Daphne Williams is a former teacher who left the classroom for roles in educational consulting and instructional design at EdTech companies. After struggling to identify careers she was qualified for with her own transition, she created the community she wished she had for other teachers. Now, she’s the host of The Teacher Career Coach podcast where she shares stories and advice for teachers looking to find other career options. Today on the show, we talk about the unique obstacles and options for teachers looking to find a new career. A timely episode for back-to-school season full of great tips and resources for anyone looking to make a career transition.
Check out Daphne's resources at http://teachercareercoach.com/careerswitch
Episode 21: Career Pivots for Teachers with Daphne Williams
Elyse: [00:00:00] Daphne, welcome to the show. I'm excited to talk to you today and find out more about your career journey and what you're doing with your Teacher Career Coach Podcast.
Daphne: Thank you so much for having me. I'm really excited to talk to your audience and just be on your show.
Elyse: So I want to start with what you were doing previously. You mentioned you were a teacher. What got you into teaching? What grades did you teach? What was the beginning of your career?
Daphne: Yeah. So I think that this is a very common story. I always like to say, tale as old as time. My mother was a teacher and I always felt like I had like a passion for teaching just because I went into the teaching stores with her. And I saw the borders on the stickers as a little kid and I loved education.
So I was starting to identify what my forever career was going to be. I reflected back on things that I wanted and I valued in a career choice and I'm very intrinsically motivated and I wanted to do something that felt like it was having a positive [00:01:00] impact on my community. And so reflecting from those things thinking, oh, I like being creative and I like some of the teaching aspects.
I think that teaching is the right choice for me. And so I started going into teaching as a profession, even though at that point, it's still kind of felt a little bit unsure in my head.
Elyse: What did you end up teaching?
Daphne: I taught fifth grade, but at two very different school districts, I started teaching a very low income school in my hometown of Bakersfield, California. I worked with students that were from a variety of really tragic home situations.
Some of them were homeless, many students who are really struggling and under grade level. And then I moved to a fifth grade classroom in Burbank. And I actually taught the gifted and talented program and had student actors and a completely different change, but overall, just always fifth grade.
Elyse: So you did that for about four years. When did you start thinking like, oh, okay. I thought this [00:02:00] was maybe the career for me, but now I'm kind of thinking maybe this isn't the career for me. What put the seeds of doubt in your mind?
Daphne: Almost immediately, even that first year of teaching, I realized that I was burnt out and I didn't feel like myself. And I started to reflect on like, why am I so overwhelmed? And I'm not happy on my days off during the summertime, even that very first year, but what they always chalk it up to is first year jitters, and by the second year, the third year it's going to get better.
So I just kept waiting and waiting for it to get better. And after two years in that first school district, I thought, I just need to switch districts and find someone who maybe it has a different value system than the administration that I was working with at the time, maybe I'm looking for a different work-life balance and the next place is going to be a little bit better.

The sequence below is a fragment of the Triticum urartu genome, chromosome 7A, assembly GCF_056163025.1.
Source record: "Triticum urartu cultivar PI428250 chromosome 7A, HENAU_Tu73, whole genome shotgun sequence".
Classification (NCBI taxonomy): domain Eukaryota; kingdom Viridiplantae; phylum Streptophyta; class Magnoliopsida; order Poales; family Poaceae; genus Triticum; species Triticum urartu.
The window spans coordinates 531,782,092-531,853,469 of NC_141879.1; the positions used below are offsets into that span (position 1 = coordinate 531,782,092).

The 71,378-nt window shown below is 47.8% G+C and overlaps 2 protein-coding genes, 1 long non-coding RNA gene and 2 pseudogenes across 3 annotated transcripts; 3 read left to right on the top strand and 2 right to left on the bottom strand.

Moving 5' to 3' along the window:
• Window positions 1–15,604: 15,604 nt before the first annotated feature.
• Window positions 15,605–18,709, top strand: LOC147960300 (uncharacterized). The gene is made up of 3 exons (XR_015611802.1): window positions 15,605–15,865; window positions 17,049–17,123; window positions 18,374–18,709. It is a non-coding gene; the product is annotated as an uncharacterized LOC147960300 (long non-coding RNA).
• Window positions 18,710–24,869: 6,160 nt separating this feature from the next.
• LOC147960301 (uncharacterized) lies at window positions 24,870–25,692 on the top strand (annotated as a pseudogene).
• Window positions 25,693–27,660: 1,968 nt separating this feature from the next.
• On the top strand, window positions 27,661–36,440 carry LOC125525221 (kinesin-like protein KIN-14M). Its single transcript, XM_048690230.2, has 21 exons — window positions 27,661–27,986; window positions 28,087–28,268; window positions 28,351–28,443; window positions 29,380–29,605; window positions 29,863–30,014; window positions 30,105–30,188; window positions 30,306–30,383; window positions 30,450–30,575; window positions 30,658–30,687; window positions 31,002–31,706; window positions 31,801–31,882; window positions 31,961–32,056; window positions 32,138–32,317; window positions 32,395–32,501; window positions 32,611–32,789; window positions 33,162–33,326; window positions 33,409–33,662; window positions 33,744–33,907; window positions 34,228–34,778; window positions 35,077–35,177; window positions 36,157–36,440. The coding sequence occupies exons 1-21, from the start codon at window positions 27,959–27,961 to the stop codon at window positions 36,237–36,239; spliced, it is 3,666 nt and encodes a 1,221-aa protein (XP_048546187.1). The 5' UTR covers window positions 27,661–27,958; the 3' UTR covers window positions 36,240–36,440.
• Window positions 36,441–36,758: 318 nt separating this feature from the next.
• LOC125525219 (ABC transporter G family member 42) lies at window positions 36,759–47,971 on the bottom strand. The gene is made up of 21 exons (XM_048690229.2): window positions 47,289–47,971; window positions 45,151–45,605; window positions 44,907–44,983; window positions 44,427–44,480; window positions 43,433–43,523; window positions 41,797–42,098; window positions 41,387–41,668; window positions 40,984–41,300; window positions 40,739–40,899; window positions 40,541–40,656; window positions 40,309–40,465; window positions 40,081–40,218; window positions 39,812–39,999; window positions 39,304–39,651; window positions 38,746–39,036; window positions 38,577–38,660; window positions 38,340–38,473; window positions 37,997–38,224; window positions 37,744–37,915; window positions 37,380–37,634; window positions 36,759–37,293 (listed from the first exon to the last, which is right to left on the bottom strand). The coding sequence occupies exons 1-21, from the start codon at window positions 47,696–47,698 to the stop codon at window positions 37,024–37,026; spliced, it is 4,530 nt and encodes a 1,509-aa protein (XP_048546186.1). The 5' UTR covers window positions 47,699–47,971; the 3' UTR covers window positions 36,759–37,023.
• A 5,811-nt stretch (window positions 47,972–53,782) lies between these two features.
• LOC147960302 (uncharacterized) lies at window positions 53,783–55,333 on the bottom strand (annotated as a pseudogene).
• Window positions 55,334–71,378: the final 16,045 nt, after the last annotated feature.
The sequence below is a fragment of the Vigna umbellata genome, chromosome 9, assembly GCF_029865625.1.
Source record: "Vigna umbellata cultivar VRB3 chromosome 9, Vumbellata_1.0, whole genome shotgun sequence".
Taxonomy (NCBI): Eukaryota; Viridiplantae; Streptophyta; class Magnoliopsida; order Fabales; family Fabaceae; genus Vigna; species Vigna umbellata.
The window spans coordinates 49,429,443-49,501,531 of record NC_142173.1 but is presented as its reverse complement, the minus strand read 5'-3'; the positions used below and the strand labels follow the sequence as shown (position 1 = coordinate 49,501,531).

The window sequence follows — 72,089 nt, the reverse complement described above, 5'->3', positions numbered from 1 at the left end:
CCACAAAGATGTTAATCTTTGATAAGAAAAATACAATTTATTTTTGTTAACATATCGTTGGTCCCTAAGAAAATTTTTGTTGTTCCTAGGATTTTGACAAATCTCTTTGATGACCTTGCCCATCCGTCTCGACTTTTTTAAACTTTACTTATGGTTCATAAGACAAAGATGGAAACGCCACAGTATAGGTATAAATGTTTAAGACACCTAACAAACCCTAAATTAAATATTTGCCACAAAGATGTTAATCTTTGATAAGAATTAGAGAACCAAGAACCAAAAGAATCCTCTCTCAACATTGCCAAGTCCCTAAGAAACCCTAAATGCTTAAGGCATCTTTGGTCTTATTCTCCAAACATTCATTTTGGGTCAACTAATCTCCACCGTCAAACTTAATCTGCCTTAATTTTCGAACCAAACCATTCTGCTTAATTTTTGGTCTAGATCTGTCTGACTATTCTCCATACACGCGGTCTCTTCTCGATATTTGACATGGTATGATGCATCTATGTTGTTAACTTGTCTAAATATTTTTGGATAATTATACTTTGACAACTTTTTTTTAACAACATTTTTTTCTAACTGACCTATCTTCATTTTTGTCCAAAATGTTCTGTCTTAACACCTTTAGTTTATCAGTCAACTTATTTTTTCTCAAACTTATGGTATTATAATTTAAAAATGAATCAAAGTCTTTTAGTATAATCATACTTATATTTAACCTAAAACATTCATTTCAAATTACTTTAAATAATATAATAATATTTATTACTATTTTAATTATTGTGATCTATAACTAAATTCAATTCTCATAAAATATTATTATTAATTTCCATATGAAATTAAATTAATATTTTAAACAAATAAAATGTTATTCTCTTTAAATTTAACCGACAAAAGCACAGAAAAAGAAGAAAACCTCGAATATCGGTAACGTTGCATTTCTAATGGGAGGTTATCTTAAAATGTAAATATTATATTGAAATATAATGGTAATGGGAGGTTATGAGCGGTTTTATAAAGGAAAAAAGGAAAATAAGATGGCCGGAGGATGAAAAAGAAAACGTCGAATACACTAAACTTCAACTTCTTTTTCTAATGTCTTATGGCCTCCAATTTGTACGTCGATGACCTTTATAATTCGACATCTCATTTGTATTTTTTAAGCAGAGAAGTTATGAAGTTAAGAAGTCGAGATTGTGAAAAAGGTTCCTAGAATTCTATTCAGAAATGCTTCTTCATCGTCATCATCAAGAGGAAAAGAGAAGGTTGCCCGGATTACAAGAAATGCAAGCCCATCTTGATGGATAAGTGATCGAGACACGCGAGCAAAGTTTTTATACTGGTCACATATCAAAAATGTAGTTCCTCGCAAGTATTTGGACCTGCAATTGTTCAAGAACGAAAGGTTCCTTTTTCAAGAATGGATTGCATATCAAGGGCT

And once I moved to the new school district, things actually got much worse for me. And I found myself at an even more toxic environment. And I started to reflect [00:03:00] on whether or not this was the right career path for me in general, just because changing the environment really didn't shift how I was feeling about it on a day to day basis.
Elyse: Yeah. You mentioned a couple of things there, and if you're comfortable, I want to dig into that a little bit. So you mentioned the work-life balance piece and you mentioned kind of a toxic culture. Can you talk a little bit about the work-life aspect of it to start with?
Daphne: So both school districts had completely different sets of expectations. And both of them felt like a lot of extra work being placed on the teacher, but without any financial incentives and the second school district that I was at, the one that really sealed the deal for me, the work-life balance was the expectations were set where you were working weekends long.
You were coming in early, you were staying late. If you got in at 7:00 AM, even if it wasn't until 8:00 AM that you need to be there. And if you left at 4:00 PM, even though you technically could leave at 3:15, there were a [00:04:00] lot of glances and comments made about whether or not you were working hard enough or whether or not you were doing your job.
And so I felt a lot of pressure and there was a really bad environment at that specific school, specifically from the administration that I needed to be in my classroom, Saturdays and Sundays, not saying yes to going to like friend's birthday parties and I needed to be working above and beyond because I was being constantly watched.
Whether or not, I was actually doing my job and there was a level of distrust with the administration and the employees always kind of dangling that over their heads of whether or not they were working hard enough on behalf of the children.
Elyse: That's so interesting. I feel like a lot of times, when you think about teaching as a career, you think of like, oh, I get the summers off. Or like, I can leave at three o'clock every day. And it's really interesting to hear that that wasn't the case.